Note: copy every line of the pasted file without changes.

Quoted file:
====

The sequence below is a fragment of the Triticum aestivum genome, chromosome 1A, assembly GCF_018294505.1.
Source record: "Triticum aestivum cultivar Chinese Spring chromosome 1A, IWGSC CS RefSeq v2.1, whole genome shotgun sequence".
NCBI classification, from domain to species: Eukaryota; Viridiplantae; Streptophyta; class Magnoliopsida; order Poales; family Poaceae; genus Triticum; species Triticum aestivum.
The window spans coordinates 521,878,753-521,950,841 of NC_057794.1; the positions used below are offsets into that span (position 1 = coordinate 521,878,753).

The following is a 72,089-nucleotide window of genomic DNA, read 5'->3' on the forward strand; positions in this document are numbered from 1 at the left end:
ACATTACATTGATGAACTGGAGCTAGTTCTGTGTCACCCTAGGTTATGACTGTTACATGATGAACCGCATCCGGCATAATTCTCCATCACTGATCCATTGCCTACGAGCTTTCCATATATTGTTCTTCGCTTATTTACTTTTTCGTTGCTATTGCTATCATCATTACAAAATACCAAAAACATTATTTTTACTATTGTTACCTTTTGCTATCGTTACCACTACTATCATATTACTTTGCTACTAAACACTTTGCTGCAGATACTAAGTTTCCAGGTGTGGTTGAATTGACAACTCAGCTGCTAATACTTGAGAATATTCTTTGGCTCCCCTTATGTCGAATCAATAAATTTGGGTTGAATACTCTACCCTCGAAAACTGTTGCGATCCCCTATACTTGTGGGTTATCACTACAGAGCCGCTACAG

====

The sequence below is a fragment of the Triticum aestivum genome, chromosome 1A, assembly GCF_018294505.1.
Source record: "Triticum aestivum cultivar Chinese Spring chromosome 1A, IWGSC CS RefSeq v2.1, whole genome shotgun sequence".
NCBI classification, from domain to species: Eukaryota; Viridiplantae; Streptophyta; class Magnoliopsida; order Poales; family Poaceae; genus Triticum; species Triticum aestivum.
The window spans coordinates 521,878,753-521,950,841 of NC_057794.1; the positions used below are offsets into that span (position 1 = coordinate 521,878,753).

The following is a 72,089-nucleotide window of genomic DNA, read 5'->3' on the forward strand; positions in this document are numbered from 1 at the left end:
ACATTACATTGATGAACTGGAGCTAGTTCTGTGTCACCCTAGGTTATGACTGTTACATGATGAACCGCATCCGGCATAATTCTCCATCACTGATCCATTGCCTACGAGCTTTCCATATATTGTTCTTCGCTTATTTACTTTTTCGTTGCTATTGCTATCATCATTACAAAATACCAAAAACATTATTTTTACTATTGTTACCTTTTGCTATCGTTACCACTACTATCATATTACTTTGCTACTAAACACTTTGCTGCAGATACTAAGTTTCCAGGTGTGGTTGAATTGACAACTCAGCTGCTAATACTTGAGAATATTCTTTGGCTCCCCTTATGTCGAATCAATAAATTTGGGTTGAATACTCTACCCTCGAAAACTGTTGCGATCCCCTATACTTGTGGGTTATCACTACAGAGCCGCTACAG